HSBC’s results were out this morning. The bank, which is still based in London for the moment, was ‘reassuringly dull’ according to Ian Gordon at Investec. Revenues were weak in the third quarter (down 3% year-on-year in global banking and markets) but that didn’t really matter, because unlike other European banks HSBC seems to have done an extremely good job of reining in costs.
While both Deutsche Bank and Barclays are struggling to bring their investment banking costs under control, costs in HSBC’s investment bank already look tamed. In the third quarter of 2015, the ‘cost-efficiency ratio’ (costs as a percentage of revenues) in HSBC’s global banking and markets (GB&M) division was just 57.3% compared to 79.7% a year earlier. In the nine months to September, the cost efficiency ratio in GB&M was 56.7%, compared to 60% a year earlier.
As a result, profitability in HSBC’s GB&M division rose 9% this year, while profits in every other area (retail banking and wealth management, commercial banking, global private banking) fell – in some cases considerably, as shown by the chart below.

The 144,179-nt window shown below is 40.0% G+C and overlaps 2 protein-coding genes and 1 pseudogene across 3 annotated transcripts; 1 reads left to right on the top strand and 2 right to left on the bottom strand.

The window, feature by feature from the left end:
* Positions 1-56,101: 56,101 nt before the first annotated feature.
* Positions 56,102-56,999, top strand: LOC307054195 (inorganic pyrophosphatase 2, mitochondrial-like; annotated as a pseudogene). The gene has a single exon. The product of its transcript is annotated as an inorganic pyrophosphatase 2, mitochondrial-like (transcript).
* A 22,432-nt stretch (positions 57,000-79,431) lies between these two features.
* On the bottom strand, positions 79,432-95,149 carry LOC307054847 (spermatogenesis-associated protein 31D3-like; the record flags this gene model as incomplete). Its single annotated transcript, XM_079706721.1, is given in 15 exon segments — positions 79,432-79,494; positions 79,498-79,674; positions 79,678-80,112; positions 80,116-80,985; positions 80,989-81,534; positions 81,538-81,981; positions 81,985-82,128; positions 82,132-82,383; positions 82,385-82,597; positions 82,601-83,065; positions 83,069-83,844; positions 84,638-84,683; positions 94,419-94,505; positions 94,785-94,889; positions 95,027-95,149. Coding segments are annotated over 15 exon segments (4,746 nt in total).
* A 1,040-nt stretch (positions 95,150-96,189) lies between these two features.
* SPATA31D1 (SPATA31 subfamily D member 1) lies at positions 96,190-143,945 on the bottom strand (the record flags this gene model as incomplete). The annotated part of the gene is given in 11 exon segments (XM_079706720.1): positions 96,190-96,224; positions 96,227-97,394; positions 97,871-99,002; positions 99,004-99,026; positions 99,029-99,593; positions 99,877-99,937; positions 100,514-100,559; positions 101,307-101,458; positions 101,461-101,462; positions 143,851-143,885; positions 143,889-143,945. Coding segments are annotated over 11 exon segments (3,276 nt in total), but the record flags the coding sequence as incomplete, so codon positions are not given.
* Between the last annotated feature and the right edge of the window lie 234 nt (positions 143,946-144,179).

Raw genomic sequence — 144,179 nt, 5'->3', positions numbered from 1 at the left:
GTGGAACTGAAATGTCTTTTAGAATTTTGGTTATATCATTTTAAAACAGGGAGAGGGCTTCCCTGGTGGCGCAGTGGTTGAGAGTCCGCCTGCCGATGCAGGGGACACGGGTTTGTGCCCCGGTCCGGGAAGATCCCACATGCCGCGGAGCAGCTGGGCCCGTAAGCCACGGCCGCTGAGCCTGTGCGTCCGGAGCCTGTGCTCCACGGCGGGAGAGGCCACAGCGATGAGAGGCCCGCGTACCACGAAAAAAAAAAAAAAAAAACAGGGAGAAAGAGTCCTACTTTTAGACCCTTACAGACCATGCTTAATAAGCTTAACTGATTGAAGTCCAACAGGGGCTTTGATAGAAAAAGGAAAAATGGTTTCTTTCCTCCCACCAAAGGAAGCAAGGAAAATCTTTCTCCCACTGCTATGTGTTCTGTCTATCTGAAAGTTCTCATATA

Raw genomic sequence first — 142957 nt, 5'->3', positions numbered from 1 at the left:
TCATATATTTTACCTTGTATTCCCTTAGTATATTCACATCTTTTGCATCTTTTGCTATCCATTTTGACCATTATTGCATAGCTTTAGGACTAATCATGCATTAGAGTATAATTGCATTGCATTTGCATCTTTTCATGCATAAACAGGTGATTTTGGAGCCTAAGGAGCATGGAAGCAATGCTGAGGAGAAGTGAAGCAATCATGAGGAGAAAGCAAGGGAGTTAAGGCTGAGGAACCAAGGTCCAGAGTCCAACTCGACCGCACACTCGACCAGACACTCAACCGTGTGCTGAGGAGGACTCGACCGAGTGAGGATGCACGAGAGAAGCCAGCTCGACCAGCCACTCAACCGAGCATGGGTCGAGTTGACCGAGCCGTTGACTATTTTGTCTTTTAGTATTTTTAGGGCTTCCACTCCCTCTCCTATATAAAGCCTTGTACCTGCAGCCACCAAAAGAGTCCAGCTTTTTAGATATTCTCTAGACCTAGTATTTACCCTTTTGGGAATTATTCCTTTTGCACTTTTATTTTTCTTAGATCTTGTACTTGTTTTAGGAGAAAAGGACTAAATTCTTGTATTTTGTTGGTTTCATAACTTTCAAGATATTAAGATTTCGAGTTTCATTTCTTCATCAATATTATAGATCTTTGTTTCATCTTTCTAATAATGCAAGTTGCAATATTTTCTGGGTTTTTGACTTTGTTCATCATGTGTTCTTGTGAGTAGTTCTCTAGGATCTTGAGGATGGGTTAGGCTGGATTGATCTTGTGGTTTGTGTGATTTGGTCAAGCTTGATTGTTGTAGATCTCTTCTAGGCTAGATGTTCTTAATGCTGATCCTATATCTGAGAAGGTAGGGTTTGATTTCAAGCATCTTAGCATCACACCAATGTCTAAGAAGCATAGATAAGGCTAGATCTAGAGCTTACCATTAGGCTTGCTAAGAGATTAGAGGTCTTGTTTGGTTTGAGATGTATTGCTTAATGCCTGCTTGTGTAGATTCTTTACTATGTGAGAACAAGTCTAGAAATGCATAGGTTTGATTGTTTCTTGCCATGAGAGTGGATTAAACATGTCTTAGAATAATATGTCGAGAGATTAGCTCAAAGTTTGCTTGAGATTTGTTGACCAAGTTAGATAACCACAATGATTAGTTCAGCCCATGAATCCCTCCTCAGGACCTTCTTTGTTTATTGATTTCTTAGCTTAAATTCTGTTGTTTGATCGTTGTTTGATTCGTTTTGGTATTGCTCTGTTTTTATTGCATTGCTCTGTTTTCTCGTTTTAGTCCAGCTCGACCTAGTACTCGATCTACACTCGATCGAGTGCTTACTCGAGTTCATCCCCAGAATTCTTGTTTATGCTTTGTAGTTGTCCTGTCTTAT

There’s been a big increase in profits at HSBC’s investment bank over the past nine months:
HSBC’s cost control looks all the more impressive when you consider that most European investment banks have a cost income ratio well in excess of 70%
As ever, however, it’s not that simple.
While profits in HSBC’s investment bank are roaring ahead, profits HSBC’s ‘other’ division are plummeting as shown in the chart above. It’s in this ‘other’ division that the bank accounts for the central ‘stewardship and central management services’ it provides to its businesses. It’s here, therefore, that HSBC’s increased regulatory costs might manifest themselves. So far in 2015, HSBC has added 2,231 full time employees, most of them related to compliance and regulation. If they were added in, maybe HSBC’s investment bank wouldn’t look so lean after all?